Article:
Computer Programming: A Women’s History

Girl power.

I always found it interesting how people tend to see computer science and coding in general as inherently a male-dominated field, despite how the very foundations of computer programming were established by a woman, Ada Lovelace. In the 60s, computer programming was considered women’s work (look at the work of Dorothy Vaughan). The code that send us to the moon was predominantly written by a woman, Margaret Hamilton. In fact, in the days of the Atari and early gaming systems, many legendary game developers were also women (Carol Shaw, Donna Bailey, and Roberta Williams, just to name a few). And today, MIT’s Katie Bouman and her team are the first to ever capture an image of a black hole. Computer science may appear to be a male-dominated field, but we can’t forget that the pioneers of the field were women. This is my tribute to just three of those extraordinary female programmers.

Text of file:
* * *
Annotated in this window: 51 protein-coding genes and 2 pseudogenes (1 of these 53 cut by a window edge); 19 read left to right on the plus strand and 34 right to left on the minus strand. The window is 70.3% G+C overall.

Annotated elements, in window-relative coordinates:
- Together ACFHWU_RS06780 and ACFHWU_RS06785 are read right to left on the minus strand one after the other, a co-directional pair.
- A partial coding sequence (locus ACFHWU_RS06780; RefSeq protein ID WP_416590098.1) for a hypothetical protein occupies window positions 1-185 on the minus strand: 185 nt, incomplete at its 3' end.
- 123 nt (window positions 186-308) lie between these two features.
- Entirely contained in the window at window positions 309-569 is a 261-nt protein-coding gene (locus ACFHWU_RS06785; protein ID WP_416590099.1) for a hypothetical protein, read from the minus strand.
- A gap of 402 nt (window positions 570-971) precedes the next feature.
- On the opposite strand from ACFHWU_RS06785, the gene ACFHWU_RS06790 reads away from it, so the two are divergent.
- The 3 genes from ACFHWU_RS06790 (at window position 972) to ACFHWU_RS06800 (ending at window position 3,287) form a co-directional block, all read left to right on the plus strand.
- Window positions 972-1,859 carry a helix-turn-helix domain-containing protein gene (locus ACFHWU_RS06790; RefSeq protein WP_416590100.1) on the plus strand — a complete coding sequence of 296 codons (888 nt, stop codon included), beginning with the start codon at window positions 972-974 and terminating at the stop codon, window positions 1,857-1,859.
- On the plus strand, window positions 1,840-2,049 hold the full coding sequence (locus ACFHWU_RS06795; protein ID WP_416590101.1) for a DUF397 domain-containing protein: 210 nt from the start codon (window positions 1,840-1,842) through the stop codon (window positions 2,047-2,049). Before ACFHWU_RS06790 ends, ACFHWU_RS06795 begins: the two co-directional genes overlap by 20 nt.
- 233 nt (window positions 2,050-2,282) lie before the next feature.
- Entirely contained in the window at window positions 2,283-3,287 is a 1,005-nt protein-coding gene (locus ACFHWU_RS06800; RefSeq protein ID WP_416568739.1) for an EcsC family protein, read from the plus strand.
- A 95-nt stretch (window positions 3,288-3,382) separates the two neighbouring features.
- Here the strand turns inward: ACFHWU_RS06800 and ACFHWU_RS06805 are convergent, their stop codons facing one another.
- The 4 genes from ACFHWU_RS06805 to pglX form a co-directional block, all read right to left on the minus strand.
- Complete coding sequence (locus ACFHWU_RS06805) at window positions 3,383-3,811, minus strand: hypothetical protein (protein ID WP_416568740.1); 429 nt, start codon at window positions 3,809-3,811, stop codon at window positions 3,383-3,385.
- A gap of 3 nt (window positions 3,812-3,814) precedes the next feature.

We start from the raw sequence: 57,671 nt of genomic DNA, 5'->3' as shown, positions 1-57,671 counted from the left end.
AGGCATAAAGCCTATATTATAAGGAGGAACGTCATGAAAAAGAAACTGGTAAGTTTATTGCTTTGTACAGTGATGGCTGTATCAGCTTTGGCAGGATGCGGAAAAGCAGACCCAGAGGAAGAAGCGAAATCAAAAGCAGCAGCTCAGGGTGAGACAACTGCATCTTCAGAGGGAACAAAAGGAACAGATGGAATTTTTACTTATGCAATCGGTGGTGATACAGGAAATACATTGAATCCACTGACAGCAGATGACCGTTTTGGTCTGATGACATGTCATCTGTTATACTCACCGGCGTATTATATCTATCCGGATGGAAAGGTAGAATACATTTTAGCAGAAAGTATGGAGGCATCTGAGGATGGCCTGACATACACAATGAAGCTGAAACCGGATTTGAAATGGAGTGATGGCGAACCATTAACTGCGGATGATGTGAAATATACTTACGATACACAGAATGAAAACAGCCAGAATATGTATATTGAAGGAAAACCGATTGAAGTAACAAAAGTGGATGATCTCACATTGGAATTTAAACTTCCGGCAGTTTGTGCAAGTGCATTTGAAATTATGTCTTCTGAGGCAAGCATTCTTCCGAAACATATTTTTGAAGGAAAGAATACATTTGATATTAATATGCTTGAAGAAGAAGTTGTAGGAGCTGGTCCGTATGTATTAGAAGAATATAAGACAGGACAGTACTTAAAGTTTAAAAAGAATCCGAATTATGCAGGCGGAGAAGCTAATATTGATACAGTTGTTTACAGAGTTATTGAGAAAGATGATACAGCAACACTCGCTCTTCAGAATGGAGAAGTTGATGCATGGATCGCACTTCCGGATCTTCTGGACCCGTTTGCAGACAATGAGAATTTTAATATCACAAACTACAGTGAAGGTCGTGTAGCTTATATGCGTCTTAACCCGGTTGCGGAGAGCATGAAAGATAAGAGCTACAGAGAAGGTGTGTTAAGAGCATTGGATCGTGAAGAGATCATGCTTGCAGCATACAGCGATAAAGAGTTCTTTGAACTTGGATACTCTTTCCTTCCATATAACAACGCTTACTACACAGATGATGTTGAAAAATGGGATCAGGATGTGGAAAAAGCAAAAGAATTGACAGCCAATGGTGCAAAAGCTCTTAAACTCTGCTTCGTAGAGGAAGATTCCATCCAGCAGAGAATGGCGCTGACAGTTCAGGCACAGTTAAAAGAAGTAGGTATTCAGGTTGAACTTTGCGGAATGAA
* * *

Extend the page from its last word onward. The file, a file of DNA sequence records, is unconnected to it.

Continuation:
Katie Zong
Katie Zong is a third year Biology and Neuroscience major at Georgia Tech. Her hobbies include reading about bizarre science, drawing, and crying about said drawings.